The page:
Mr. Arbery was a former high school football standout who was living with his mother outside the small city of Brunswick. He was shot dead in a suburban neighborhood called Satilla Shores. Friends and family said he liked to stay in good shape, and he was often seen jogging in and around his neighborhood.

On Sunday, Feb. 23, shortly after 1 p.m., he was killed in a neighborhood a short jog away from his home after being confronted by the McMichaels.

Mr. Arbery, in an undated photo provided by his family.

Mr. Arbery was running when Gregory McMichael, standing in his front yard, saw him go by, according to a police report. Mr. McMichael told the authorities he thought Mr. Arbery may have been involved in several area break-ins and called to his son, Travis McMichael.

According to the police report, the men grabbed a .357 Magnum handgun and a shotgun, got into a pickup truck and chased Mr. Arbery, trying unsuccessfully to cut him off. According to the police report and other documents, Mr. Bryan was also involved in the pursuit.

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In a recording of a 911 call, which appears to have been made moments before the chase began, a neighbor told a dispatcher that a black man was inside a house that was under construction on the McMichaels block.

During the chase, the McMichaels yelled, Stop, stop, we want to talk to you, according to Gregory McMichaels account in the police report. They then pulled up in front of Mr. Arbery, and Travis McMichael got out of the truck with the shotgun.

Gregory McMichael said the unidentified male began to violently attack Travis and the two men then started fighting over the shotgun at which point Travis fired a shot and then a second later there was a second shot, the report states.

The police report and other documents obtained by The New York Times do not indicate that Mr. Arbery was armed.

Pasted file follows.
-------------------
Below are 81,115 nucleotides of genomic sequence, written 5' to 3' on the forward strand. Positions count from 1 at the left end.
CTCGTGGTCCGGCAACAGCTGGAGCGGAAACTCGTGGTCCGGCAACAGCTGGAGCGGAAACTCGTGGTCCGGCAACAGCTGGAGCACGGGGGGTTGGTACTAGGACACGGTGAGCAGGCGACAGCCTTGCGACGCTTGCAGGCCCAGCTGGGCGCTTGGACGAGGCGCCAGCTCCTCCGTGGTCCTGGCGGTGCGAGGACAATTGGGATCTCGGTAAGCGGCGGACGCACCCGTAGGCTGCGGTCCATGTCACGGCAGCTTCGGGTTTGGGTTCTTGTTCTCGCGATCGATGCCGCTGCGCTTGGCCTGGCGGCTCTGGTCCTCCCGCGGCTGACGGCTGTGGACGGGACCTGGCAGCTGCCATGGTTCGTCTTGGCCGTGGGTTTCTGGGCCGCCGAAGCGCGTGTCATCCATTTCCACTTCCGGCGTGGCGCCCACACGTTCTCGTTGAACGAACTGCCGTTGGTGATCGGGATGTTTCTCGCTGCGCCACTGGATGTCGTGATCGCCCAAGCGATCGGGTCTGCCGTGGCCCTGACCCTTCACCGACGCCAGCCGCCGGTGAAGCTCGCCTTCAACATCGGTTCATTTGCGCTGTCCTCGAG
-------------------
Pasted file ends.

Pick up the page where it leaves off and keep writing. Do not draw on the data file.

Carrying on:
ImageGregory McMichael, left, and his son, Travis McMichael.
Gregory McMichael, left, and his son, Travis McMichael.Credit...Glynn County (Ga.) Detention Center, via Associated Press

Shortly after the shooting, the prosecutor for the Brunswick Judicial Circuit, Jackie Johnson, recused herself because Gregory McMichael had worked in her office.

The case was sent to George E. Barnhill, the district attorney in Waycross, Ga., who later recused himself from the case after Mr. Arberys mother argued that he had a conflict because his son also works for the Brunswick district attorney.

But before he relinquished the case, Mr. Barnhill wrote a letter to the Glynn County Police Department. In the letter, which was obtained by The Times, he argued that there was not sufficient probable cause to arrest Mr. Arberys pursuers.

Mr. Barnhill noted that the McMichaels were legally carrying their firearms under Georgias open carry law. He said the pursuers had been within their rights to pursue what he called a burglary suspect and cited a state law that says, A private person may arrest an offender if the offense is committed in his presence or within his immediate knowledge.

Mr. Barnhill also argued that if Mr. Arbery attacked Travis McMichael, Mr. McMichael was allowed to use deadly force to protect himself under Georgia law.

Anger over the killing and the lack of consequences for the McMichaels grew when a graphic video surfaced, showing the shooting on a suburban road.

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The video is about a half-minute long and shows Mr. Arbery running along a shaded two-lane residential road when he comes upon a white truck, with a man said to be Travis McMichael standing beside its open drivers side door with a shotgun. His father is in the bed of the pickup with a handgun.

Mr. Arbery runs around the truck and disappears briefly from view. Muffled shouting can be heard before Mr. Arbery emerges, fighting with Travis McMichael outside the truck as three shotgun blasts echo.

Mr. Arbery tries to run but staggers and falls to the pavement after a few steps.